This is the ninth and last part of our series about the condition based on our patient booklet “Fast Facts for Patients: Alpha Thalassemia”. This article provides information on living with alpha thalassemia (AT).
Some people with AT already know that it runs in their family. For others, it’s a complete shock when they are diagnosed with AT because of anemia symptoms or when a baby is diagnosed shortly after birth. Genetic counseling can help you to understand your condition and its implications, including the risk to any future children you may have.
You are likely to have a lot of questions. It’s important to find out as much as you can about AT and about your own situation.
AT is complicated and it’s easy to get confused. It may help to write down a list of the things you need to know or questions you want to ask and take it to your doctor’s appointment. It may also help to take someone with you, so you can compare notes afterwards.
Should I Tell Other People?
When should you tell people that you are a thalassemia carrier or have AT trait? The simple answer is: whenever you are ready. Mostly, you don’t have to tell people if you don’t want to. But you particularly need to be open with your partner if you are thinking of starting a family in the future. They will need to be tested too.
Talking about a genetic problem can be difficult. People sometimes feel it’s their fault. But you have no control over the genes you inherit. You can use this booklet to help others understand more about AT.
Important: Living a healthy life is important for everyone. When you have thalassemia, healthy choices are particularly important.
The best way to avoid complications is to stick to any treatment schedules and go to all your check-up appointments.
Important: Contact your doctor promptly if you have any signs of infection or other illness, and make sure you keep your vaccinations up to date – especially if you’ve had your spleen removed.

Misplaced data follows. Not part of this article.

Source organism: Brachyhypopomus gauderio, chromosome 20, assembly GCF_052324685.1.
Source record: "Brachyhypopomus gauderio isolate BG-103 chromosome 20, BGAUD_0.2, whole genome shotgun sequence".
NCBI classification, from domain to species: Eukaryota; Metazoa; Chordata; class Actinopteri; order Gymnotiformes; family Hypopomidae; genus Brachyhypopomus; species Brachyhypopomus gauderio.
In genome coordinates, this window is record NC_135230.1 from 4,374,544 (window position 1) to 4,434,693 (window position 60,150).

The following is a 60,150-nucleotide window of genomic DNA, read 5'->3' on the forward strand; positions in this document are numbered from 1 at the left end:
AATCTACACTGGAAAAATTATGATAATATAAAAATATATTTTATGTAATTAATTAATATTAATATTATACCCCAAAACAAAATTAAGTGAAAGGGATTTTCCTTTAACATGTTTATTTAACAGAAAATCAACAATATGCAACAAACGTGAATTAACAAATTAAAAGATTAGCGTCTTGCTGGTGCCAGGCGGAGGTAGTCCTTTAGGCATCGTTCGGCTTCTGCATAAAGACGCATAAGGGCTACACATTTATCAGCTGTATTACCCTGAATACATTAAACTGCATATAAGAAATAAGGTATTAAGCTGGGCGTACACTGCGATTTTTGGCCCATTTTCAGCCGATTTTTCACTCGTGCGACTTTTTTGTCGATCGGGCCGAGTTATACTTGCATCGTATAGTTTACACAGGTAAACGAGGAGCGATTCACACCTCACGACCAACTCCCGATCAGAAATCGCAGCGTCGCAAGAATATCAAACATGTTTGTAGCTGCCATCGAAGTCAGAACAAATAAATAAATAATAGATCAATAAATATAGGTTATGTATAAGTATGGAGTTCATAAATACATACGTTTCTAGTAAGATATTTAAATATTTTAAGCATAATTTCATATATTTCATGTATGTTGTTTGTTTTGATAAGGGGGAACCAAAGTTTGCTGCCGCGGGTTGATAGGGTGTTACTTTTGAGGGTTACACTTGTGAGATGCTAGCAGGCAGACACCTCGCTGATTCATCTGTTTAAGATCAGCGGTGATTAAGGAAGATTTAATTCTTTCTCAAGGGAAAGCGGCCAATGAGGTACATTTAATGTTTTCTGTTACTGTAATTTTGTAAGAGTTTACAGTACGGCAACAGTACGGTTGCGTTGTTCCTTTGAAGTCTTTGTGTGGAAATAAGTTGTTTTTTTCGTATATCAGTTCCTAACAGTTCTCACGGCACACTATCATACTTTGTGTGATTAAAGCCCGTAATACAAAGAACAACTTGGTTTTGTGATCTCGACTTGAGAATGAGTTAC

It’s important to look after your general health. Make sure you eat well.
People with thalassemia often have low levels of some vitamins and minerals, such as zinc. This is partly because of the anemia, and partly because of high iron levels and the treatment used to remove iron. Your doctor may give you supplements.
Some doctors suggest avoiding foods that contain iron, but others think that this has little effect in preventing iron overload. It’s best to discuss your diet with your own AT healthcare team.
Keep Fit for Healthy Bones
Regular physical exercise has many benefits. It can improve your mood and help strengthen your bones. Alcohol and smoking are best avoided.
Ask for Help If You Need to
Do ask questions and tell your healthcare team about anything that’s concerning you. They know how complex AT is and won’t mind, even if you ask the same questions more than once.
Questions for Your Doctor
- What type of AT do I/does my child have?
- How many gene changes are there?
- Are they deletional or non-deletional gene changes?
- What are the implications of the gene changes I have?
- What impact will AT have on me/my child?
- Will I/they need regular treatment?
- What are the likely side effects of treatment?
- What complications could there be and how likely are they?
- What is the likelihood of me having another child with AT?
- Is there anything that can be done to reduce the risk of having another child with AT?
- Will my child with AT be able to have children and what do they need to know beforehand?
Please check out the other posts of our series here:
- What Is Alpha Thalassemia?
- Alpha Thalassemia: Genes, Genetic Inheritance and One Gene Change
- Alpha Thalassemia: Two Gene Changes
- Alpha Thalassemia: Three Gene Changes
- Alpha Thalassemia: Four Gene Changes
- Alpha Thalassemia: Screening and Diagnosis
- Alpha Thalassemia: Symptoms and Treatment
- Alpha Thalassemia: Clinical Trials and New Treatments
Information based on Fast Facts for Patients: Alpha Thalassemia (Karger, 2023).